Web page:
updated January 30
It’s easy to be torn over Gov. Nikki Haley’s roads funding plan. It phases in tax cuts over 10 years, but raises the 16.75 cents-per-gallon gas tax by 10 cents over three years.
After all, an estimated 46 percent of South Carolinians won’t reap the benefits from an income tax reduction of two percentage points across all brackets.
On the other hand, if Haley’s plan materializes, my family would likely begin seeing the benefits within the first three years under our current taxable income level.
Democrats fret the tax breaks will be funded on the backs of the poorest residents who drive.
They also point out the projected revenue is a mere dent in the $1.4 billion per year that the Transportation Department says it needs for the state’s approximately 41,000 miles of roads. Haley’s plan would only reap an estimated $3.5 billion in its first decade after implementation.
Agency director, Janet Oakley joined Haley at a news conference Wednesday in support of the plan, saying many of SCDOT’s wish list items account for the projected discrepancy. The plan would bring the state’s most heavily traveled roads and bridges to the point of repair and maintenance, she said.
Also opposing the plan are libertarian-leaning activists who are confident that lawmakers will hike up the gas tax. But they’re skeptical taxpayers will ever see Haley’s proposed cuts.
After all, Haley vowed not to raise the gas tax prior to her State of the State address last week. “I will veto any bill that reaches my desk that raises taxes on gasoline,” said Haley in her 2014 address.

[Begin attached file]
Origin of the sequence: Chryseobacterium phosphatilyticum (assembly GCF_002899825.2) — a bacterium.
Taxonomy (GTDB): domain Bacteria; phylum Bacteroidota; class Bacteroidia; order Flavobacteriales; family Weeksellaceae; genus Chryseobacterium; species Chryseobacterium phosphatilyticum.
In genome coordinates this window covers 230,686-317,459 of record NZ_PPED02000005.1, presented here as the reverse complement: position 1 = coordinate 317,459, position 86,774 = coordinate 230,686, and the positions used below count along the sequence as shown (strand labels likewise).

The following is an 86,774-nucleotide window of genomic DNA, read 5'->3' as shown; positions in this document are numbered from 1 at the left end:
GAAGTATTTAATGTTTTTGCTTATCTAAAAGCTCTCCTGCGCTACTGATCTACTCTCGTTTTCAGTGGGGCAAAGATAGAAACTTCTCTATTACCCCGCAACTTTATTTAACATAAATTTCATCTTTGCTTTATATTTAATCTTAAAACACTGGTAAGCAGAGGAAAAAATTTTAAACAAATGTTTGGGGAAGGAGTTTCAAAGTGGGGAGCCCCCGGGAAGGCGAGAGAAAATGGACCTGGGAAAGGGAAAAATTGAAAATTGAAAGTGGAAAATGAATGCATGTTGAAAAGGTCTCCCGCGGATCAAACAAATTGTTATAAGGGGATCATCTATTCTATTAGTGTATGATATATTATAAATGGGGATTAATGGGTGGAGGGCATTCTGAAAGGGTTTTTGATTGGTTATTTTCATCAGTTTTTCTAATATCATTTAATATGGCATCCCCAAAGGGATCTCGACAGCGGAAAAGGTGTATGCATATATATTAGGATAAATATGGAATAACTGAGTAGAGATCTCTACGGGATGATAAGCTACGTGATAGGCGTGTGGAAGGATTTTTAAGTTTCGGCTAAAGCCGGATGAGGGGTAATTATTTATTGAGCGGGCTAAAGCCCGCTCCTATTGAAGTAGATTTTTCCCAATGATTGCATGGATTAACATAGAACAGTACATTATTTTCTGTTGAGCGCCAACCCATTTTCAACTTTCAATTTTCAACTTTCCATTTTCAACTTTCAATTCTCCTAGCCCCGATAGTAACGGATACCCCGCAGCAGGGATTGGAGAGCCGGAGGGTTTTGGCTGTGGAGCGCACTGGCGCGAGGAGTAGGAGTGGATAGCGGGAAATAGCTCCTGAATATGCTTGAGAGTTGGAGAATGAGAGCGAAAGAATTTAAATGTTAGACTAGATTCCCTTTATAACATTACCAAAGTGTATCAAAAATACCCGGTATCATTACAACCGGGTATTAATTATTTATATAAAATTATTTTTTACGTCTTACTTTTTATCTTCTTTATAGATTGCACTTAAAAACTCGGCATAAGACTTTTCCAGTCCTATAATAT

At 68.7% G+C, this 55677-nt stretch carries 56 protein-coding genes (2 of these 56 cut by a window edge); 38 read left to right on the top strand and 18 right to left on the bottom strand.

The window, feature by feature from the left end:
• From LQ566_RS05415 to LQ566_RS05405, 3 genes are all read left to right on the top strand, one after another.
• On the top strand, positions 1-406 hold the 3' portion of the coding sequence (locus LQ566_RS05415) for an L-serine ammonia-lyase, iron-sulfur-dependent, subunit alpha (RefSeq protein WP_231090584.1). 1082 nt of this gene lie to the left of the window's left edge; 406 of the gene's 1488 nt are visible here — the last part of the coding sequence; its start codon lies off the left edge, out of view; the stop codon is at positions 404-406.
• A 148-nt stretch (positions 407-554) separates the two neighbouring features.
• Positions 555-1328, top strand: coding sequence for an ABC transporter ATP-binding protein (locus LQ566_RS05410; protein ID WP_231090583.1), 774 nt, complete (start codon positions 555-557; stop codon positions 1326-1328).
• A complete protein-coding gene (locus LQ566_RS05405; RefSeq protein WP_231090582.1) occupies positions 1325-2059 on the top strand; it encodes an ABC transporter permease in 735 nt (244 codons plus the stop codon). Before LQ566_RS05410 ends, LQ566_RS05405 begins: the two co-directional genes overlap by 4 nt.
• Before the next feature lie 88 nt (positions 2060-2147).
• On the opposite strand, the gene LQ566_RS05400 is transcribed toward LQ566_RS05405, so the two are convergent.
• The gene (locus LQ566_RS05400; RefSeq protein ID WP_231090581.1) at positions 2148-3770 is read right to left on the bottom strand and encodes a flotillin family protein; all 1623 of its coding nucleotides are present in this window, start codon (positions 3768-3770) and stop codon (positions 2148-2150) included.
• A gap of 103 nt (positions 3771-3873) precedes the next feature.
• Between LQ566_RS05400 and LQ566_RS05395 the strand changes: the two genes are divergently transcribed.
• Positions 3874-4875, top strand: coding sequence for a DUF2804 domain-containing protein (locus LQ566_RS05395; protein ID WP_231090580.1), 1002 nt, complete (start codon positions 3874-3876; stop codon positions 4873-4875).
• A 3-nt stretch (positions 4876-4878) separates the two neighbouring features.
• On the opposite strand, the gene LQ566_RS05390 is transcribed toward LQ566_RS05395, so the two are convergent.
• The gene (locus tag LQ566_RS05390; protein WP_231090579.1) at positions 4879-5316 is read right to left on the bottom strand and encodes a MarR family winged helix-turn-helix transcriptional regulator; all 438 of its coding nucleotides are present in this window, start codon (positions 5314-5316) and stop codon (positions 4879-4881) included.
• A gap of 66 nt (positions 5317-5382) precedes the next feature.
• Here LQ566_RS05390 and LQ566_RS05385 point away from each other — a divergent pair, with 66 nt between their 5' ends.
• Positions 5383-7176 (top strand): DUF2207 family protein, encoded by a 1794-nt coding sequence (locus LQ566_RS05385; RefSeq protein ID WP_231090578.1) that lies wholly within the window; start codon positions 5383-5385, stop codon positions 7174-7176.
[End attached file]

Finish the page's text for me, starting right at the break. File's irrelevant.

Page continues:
But we might learn more from an official in her second and final term than we could when she was seeking re-election. Haley, a Republican, is building her legacy—I doubt she will let herself be famed for an overall tax increase.
The proposal would increase the cost of a gallon of gas. It is a gas tax hike. And I don’t want my family’s gas bill to increase.
What I want is worth more than repaired bridges and paved roads, though I’d like our roads to be drivable. Creating a competitive business environment in South Carolina by slashing the income tax is great, too.
But what I really want is for government to shrink. I’d love to see government shrink by more than $5.5 billion—the estimated net savings to taxpayers over the next decade.
And if this proposal works like Haley says it will—and if we want to reduce the size of government—then perhaps we should hike up our sleeves and push lawmakers to get it done.